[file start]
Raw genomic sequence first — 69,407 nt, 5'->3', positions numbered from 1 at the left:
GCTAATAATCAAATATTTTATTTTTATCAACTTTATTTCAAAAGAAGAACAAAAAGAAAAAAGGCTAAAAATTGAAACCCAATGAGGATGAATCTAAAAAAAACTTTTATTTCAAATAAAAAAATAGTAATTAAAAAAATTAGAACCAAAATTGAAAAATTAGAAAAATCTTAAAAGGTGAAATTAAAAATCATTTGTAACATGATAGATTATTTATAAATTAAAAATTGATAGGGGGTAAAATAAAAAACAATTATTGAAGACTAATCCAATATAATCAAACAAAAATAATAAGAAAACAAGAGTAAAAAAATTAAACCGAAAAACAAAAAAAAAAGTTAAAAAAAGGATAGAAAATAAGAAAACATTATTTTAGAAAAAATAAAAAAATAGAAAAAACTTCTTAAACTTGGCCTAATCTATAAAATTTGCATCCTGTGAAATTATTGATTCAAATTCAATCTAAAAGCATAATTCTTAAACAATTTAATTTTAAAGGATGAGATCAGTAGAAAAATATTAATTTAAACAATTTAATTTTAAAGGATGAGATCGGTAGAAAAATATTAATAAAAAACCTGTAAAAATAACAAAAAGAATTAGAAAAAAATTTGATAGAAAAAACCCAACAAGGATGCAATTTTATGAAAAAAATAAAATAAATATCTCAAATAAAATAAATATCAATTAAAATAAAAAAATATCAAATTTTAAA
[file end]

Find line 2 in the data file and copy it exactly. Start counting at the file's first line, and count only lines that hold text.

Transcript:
GCTAATAATCAAATATTTTATTTTTATCAACTTTATTTCAAAAGAAGAACAAAAAGAAAAAAGGCTAAAAATTGAAACCCAATGAGGATGAATCTAAAAAAAACTTTTATTTCAAATAAAAAAATAGTAATTAAAAAAATTAGAACCAAAATTGAAAAATTAGAAAAATCTTAAAAGGTGAAATTAAAAATCATTTGTAACATGATAGATTATTTATAAATTAAAAATTGATAGGGGGTAAAATAAAAAACAATTATTGAAGACTAATCCAATATAATCAAACAAAAATAATAAGAAAACAAGAGTAAAAAAATTAAACCGAAAAACAAAAAAAAAAGTTAAAAAAAGGATAGAAAATAAGAAAACATTATTTTAGAAAAAATAAAAAAATAGAAAAAACTTCTTAAACTTGGCCTAATCTATAAAATTTGCATCCTGTGAAATTATTGATTCAAATTCAATCTAAAAGCATAATTCTTAAACAATTTAATTTTAAAGGATGAGATCAGTAGAAAAATATTAATTTAAACAATTTAATTTTAAAGGATGAGATCGGTAGAAAAATATTAATAAAAAACCTGTAAAAATAACAAAAAGAATTAGAAAAAAATTTGATAGAAAAAACCCAACAAGGATGCAATTTTATGAAAAAAATAAAATAAATATCTCAAATAAAATAAATATCAATTAAAATAAAAAAATATCAAATTTTAAA